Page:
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Thu 21 November 2019
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The Labour Mayor of London’s plan for the capital makes clear that the spirit of neoliberalism still haunts City Hall, argues Tom Cordell.


Around a century ago, a group of right-wing Austrian political theorists grappled with what they saw as the central problem of their age: how to prevent mass democracy from interfering with wealthy capitalists’ freedom to keep hold of their wealth.

One of their number, Ludwig von Mises, argued that our consumer choices should supplant democratic votes in providing a way for ordinary citizens to shape their societies. Clearly, those with more money got more say, but then that of course was the point.

Another, Freidrich Hayek, advocated a form of national government as a display where, behind the flags and parades, real power resided with unelected technocrats working to serve the interests of an international business elite.

After decades nurtured in think tanks and at the fringes of academia, these ideas – today known as “neoliberalism” – rose to dominate politics globally. In Britain, they seized control of central government during Thatcherism, before being cemented in place across Britain’s institutions under Tony Blair. 

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It’s unsurprising then that the first democratic institution designed during the Blair era – the London mayoralty – embodies the neoliberal instinct to contain the threat of democracy.

In the modern London of consumer choices – where the price of housing determines your right to stay – Londoners are able to elect an individual as Mayor every four years. So far, this system has given us a series of charismatic front men behind whom labour a team of unelected technicians working closely with business and developers to plan the city’s future. The mere theatrics of the London Assembly can be seen in its limited role in making suggestions and asking questions of the Mayor and his staff. 

Certainly, the structure has proved resilient, containing the threat of one-time radical leftist Ken Livingstone, before eight years as a neoliberal safe space during Boris Johnson’s City Hall tenure. But then the mayoral election campaigns have largely centred on cultural and national issues, rather than detailed policy around planning and housing. These vital but under-reported issues are instead explored in detail outside the electoral cycle, when the incumbent mayor publishes his detailed long-term plan for the next 35 years of the city’s future.

With the election of the Labour London Mayor Sadiq Khan in 2016, there was hope that his new London Plan might challenge the capital’s development model – in which the Mayor effectively hands planning decisions and public land to developers, in exchange for them funding minimal pieces of social infrastructure and housing. Yet, when Khan’s plan emerged it was clear that the spirit of neoliberalism still haunted City Hall.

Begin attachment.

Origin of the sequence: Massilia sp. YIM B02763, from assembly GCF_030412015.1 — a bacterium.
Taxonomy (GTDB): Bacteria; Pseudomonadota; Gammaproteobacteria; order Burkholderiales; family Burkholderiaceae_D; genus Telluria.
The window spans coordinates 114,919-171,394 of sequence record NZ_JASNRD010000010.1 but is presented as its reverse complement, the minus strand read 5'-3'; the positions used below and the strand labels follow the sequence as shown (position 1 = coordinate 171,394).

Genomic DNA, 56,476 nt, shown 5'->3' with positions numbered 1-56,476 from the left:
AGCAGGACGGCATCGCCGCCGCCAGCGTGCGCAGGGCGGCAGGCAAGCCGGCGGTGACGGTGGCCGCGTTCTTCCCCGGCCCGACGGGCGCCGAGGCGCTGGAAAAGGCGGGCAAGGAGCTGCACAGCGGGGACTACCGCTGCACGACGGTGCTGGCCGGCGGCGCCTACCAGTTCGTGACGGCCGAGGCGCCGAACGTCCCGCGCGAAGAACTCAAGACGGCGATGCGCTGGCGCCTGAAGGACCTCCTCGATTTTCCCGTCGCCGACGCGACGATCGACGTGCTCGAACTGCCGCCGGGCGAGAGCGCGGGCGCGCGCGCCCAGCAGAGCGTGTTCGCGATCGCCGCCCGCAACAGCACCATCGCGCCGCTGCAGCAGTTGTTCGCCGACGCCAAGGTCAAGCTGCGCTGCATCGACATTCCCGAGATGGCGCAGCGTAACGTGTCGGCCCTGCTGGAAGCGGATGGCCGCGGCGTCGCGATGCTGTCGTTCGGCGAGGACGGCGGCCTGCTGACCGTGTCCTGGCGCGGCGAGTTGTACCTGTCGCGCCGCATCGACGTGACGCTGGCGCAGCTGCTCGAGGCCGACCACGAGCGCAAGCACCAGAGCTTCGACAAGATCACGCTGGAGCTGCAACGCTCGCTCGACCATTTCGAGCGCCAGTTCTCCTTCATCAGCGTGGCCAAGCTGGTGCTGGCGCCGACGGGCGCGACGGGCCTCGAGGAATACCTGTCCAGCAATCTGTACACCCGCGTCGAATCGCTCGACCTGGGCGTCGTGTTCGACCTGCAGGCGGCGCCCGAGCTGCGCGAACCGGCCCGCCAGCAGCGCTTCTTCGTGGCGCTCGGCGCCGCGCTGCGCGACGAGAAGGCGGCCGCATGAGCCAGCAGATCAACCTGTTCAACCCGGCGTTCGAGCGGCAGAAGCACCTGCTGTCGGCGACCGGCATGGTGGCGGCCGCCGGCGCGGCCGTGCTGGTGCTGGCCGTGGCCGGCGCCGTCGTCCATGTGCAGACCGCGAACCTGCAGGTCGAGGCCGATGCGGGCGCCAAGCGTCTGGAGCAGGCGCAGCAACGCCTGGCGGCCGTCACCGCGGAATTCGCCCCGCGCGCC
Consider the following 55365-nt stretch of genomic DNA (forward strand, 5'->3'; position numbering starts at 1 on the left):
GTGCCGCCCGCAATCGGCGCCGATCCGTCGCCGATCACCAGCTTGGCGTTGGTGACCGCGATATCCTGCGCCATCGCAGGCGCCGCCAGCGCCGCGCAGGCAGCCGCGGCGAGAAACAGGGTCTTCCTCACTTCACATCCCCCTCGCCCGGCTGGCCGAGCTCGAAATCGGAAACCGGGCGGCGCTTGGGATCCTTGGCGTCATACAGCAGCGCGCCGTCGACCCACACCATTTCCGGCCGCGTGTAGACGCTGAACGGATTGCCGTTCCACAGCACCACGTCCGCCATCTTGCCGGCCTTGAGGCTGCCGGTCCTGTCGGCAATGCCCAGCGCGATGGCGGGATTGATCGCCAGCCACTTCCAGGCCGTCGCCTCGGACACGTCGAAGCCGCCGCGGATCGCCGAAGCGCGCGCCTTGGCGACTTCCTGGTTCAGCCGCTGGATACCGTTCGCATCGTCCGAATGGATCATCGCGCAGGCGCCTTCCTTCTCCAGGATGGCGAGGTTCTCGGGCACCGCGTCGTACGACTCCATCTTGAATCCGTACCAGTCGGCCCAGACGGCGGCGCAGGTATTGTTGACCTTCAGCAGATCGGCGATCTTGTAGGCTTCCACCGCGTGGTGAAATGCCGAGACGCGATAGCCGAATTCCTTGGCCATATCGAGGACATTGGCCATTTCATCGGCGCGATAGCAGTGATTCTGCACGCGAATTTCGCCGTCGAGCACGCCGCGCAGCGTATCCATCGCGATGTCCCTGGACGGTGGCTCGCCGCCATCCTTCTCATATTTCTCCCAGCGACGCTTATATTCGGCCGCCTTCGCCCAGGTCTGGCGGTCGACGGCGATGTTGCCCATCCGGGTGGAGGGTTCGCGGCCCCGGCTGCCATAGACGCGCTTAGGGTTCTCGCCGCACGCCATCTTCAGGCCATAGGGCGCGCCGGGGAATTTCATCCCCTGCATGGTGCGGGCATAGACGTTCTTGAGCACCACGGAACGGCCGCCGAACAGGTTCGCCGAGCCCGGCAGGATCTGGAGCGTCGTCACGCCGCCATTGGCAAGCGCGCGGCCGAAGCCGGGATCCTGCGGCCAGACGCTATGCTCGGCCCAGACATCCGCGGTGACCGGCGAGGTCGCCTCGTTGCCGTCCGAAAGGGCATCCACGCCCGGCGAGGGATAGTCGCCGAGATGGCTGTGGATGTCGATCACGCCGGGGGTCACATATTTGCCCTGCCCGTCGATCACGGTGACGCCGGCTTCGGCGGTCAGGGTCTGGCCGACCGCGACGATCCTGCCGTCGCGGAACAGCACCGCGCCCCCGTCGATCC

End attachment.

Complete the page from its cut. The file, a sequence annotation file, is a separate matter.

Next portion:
When the Mayor’s team submitted the plan to the statutory public examination process earlier this year, the panel of inspectors agreed with key issues raised by Just Space – an assortment of community groups, activists, and academics – and others. Above all, they were concerned that the plan failed to examine alternative ideas of how London could develop. Instead, it based all planning around the Mayor’s forecasts for an ever-increasing London population, while refusing to consider a future where public funding from central government might allow new building in London to be directed for public rather than developer benefit. This matters because the plan’s three-decade time-frame outlives the national electoral cycle and a change in government could leave London unprepared. 

The second key blow made by the inspectors was that they questioned whether the Mayor’s planners had adequately assessed the plan’s impact on groups protected under the Equalities Act – a failure that could make the plan unlawful. There is now a body of past evidence showing that developer-led regeneration displaces and breaks up black and minority ethnic communities and the disabled – but this is exactly what the plan was proposing to extend into more areas of London. Essentially, the planners at City Hall, working within its system of minimal democratic oversight, have designed a future city for people like themselves: young, affluent, well educated and healthy.

The full inspectors’ report will be published in the coming weeks, with a revised version of the New London Plan expected sometime next year. In the long run, the failings of the plan make a strong case for a more robust system of democratic governance in the city, placing local voices at the heart of plan-making. 

Until then, and with a mayoral election due next year, Londoners might be better off paying less attention to the Mayor’s views on Donald Trump and more on what his team of planners are up to. After all, it could well determine if they and their loved ones will be able to stay living in the city they call home.

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